Female Genital Cutting (Mutilation)


Policy Number:#2-11
Policy Category: Practice
Under Review: No
Approved by Council: February 2001
Reviewed and Updated: November 2004, September 2011
College Contact: Physician Advisory Service

Downloadable Version(s): Female Genital Cutting (Mutilation)


Introduction

Female genital cutting/mutilation (FGC/M) refers to a range of ritualistic or traditional practices involving the cutting and removal of the female sexual organs, usually of girls between the ages of four and eight. 1 These procedures can lead to serious short and long-term health consequences, particularly during child birth and the postpartum period.

FGC/M has become recognized not only as a health hazard and a form of violence against women and girls, but also as a human rights issue under international law.

Under the Canadian Criminal Code, the performance of FGC/M is considered to be aggravated assault; anyone who aids, abets or counsels such assault is considered to be a party to the offense; and it is prohibited to transport a child outside of the country for the purposes of obtaining FGC/M procedures. 2

This policy clarifies physicians’ obligations with respect to these matters.

Principles

  1. The practice of medicine is guided by the values of compassion, service, altruism and trustworthiness. These values form the basis of professionalism.
  2. The physician-patient relationship is the foundation of the practice of medicine and a physician has the duty to always act in the patient’s best interest.
  3. Good communication is a fundamental component of a trusting physician-patient relationship. Physicians should demonstrate cultural sensitivity in their communication with patients and their families. 3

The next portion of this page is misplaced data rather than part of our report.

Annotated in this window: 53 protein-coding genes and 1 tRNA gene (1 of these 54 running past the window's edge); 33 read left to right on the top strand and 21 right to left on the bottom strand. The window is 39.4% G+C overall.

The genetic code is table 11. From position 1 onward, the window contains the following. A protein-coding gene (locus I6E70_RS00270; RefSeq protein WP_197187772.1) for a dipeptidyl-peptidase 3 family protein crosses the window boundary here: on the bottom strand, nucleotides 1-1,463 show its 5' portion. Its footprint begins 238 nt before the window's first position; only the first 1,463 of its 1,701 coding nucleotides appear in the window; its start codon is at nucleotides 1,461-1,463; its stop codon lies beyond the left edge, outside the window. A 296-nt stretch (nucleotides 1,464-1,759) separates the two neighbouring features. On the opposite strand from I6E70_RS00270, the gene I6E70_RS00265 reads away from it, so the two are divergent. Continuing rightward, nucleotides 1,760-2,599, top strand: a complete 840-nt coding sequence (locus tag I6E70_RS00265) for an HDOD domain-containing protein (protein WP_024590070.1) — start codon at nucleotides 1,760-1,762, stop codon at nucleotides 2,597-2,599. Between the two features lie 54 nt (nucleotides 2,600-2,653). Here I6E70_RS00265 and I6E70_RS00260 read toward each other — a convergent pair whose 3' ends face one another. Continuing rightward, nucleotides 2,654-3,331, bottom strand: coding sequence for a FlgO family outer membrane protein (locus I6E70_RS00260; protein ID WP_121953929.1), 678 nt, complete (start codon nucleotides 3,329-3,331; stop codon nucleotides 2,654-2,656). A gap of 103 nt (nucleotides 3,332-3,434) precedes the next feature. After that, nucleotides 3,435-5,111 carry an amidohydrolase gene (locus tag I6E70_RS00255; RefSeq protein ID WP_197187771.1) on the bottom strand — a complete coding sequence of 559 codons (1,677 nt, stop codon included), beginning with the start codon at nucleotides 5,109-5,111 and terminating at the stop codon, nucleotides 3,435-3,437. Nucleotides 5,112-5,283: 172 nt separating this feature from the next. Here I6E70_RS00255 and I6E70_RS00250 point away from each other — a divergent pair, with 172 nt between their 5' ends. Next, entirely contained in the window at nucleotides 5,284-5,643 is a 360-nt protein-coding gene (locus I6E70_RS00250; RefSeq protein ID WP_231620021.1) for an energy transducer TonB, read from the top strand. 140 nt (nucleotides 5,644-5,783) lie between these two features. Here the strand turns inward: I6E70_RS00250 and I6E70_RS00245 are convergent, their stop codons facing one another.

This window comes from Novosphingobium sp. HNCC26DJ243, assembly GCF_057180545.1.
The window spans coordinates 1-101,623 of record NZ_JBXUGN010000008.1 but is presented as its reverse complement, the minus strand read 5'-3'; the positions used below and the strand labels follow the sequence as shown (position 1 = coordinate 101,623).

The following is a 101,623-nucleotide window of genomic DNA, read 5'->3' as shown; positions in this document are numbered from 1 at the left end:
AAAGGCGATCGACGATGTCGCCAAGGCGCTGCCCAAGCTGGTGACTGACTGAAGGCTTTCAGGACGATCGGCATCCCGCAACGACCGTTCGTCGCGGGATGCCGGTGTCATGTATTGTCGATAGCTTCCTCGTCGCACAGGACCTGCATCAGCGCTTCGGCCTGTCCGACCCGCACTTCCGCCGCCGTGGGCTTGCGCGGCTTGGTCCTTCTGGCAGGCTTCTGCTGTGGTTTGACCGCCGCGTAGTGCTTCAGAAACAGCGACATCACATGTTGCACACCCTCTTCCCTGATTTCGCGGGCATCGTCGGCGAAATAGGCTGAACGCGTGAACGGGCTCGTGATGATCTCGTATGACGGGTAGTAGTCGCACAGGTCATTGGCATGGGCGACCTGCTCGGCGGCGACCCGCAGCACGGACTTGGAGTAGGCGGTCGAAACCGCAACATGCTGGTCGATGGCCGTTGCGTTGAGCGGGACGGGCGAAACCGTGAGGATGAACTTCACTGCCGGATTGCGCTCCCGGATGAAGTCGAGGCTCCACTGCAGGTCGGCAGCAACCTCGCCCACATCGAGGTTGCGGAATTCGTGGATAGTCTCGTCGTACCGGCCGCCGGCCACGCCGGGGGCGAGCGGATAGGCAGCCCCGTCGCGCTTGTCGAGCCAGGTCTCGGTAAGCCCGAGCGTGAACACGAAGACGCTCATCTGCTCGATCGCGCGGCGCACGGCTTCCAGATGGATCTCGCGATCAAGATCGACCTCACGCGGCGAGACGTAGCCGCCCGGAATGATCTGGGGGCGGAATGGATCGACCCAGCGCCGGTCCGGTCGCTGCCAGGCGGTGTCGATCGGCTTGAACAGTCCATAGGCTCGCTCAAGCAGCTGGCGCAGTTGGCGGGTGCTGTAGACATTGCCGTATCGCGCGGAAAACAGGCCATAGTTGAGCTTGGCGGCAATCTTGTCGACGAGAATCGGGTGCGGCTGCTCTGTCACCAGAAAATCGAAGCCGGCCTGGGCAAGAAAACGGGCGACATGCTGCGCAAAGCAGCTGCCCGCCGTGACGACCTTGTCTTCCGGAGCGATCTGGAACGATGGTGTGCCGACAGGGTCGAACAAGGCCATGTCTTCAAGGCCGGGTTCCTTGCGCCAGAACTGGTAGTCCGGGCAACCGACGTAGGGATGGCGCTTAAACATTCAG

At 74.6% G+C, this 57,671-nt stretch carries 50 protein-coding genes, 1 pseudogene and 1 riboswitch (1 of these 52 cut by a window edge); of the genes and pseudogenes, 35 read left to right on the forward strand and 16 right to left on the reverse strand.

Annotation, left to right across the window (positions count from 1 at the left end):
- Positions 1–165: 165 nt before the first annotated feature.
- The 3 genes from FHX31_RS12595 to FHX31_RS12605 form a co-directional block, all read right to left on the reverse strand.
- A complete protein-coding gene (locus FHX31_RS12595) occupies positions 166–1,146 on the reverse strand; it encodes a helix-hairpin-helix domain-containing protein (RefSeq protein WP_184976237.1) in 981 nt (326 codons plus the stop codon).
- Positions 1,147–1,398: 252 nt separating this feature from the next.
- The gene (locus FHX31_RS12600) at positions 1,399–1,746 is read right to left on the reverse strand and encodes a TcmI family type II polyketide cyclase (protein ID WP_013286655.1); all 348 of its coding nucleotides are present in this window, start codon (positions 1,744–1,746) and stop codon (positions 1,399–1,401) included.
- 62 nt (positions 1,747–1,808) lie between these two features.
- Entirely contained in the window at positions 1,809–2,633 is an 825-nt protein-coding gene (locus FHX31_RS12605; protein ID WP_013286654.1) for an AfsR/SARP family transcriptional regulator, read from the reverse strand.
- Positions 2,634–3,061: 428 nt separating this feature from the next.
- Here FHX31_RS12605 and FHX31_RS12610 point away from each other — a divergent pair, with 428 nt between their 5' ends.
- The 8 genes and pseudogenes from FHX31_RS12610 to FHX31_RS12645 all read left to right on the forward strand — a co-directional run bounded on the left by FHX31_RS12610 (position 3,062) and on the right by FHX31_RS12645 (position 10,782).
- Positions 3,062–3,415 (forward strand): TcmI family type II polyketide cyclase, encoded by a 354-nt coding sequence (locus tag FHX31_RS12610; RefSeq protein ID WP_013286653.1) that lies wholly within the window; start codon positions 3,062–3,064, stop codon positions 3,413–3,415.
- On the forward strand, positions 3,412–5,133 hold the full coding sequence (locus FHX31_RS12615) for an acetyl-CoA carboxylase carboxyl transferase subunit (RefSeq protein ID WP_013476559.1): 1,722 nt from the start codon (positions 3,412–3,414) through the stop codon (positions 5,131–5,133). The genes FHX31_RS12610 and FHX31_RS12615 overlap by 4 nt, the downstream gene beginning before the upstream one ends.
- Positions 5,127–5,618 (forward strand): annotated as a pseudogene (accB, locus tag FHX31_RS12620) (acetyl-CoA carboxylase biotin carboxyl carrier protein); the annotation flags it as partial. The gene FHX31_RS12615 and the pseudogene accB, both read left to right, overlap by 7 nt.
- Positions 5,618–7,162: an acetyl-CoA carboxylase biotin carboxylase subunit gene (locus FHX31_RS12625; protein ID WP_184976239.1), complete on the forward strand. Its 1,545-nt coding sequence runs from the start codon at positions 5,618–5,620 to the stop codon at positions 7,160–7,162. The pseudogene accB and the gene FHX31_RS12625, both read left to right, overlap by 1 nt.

Policy

Physicians must not perform any FGC/M procedures.

Further, physicians must not refer patients to any person for the performance of FGC/M procedures.

The performance of, or referral for, FGC/M procedures by a physician will be regarded by the College as professional misconduct.

Where there is doubt if a procedure is considered to be FGC/M physicians should seek advice from the Canadian Medical Protective Association and/or legal counsel.

During the course of a vaginal delivery of a woman who has been previously subjected to an FGC/M procedure, a physician may find it necessary to surgically disrupt the scar tissue resulting from the earlier procedure. In this circumstance, at the conclusion of the delivery, the physician must confine activities to repairing the surgical incision or laceration required during the delivery, and must not, for example, endeavour to reconstruct an infibulation. Wherever possible, the physician should advise the patient of this limitation prior to delivery; ideally this conversation should be had prior to pregnancy and during the course of prenatal care.

Reporting

The performance of FGC/M procedures on a female under the age of 18 by any person may constitute child abuse. Physicians who have reasonable grounds to believe that an FGC/M procedure has been performed on, or is being contemplated for, any female under the age of 18, must notify the appropriate child protection authorities, regardless of where the procedure has been or will be undertaken. 4

In the event that a physician has reasonable grounds to believe that another physician is performing FGC/M procedures, the matter should immediately be brought to the attention of the College. This expectation is based in professionalism and ethics, and is distinct from the legal obligations to report child abuse discussed above.

Care of Patients 

As appropriate, physicians should provide culturally sensitive counseling regarding the dangers related to performing FGC/M procedures.

As part of their commitment to treat patients with compassion, physicians who encounter patients subjected to FGC/M procedures should educate themselves on the appropriate management of possible complications, in order to provide appropriate counsel and care.

Endnotes

1. Ontario Human Rights Commission, policy on female genital mutilation (FGM), December 2009.
2. Criminal Code, R.S.C. 1985, c. C-46, s 268(3), 273.3(1).
3. See the CPSO’s Practice Guide at www.cpso.on.ca under Policies and Publications.
4. Pursuant to Child and Family Services Act, R.S.O. 1990, c. C.11, s.72(1) and Criminal Code, R.S.C. 1985, c. C-46, s 273.3(1) and the CPSO’s Mandatory Reporting policy.

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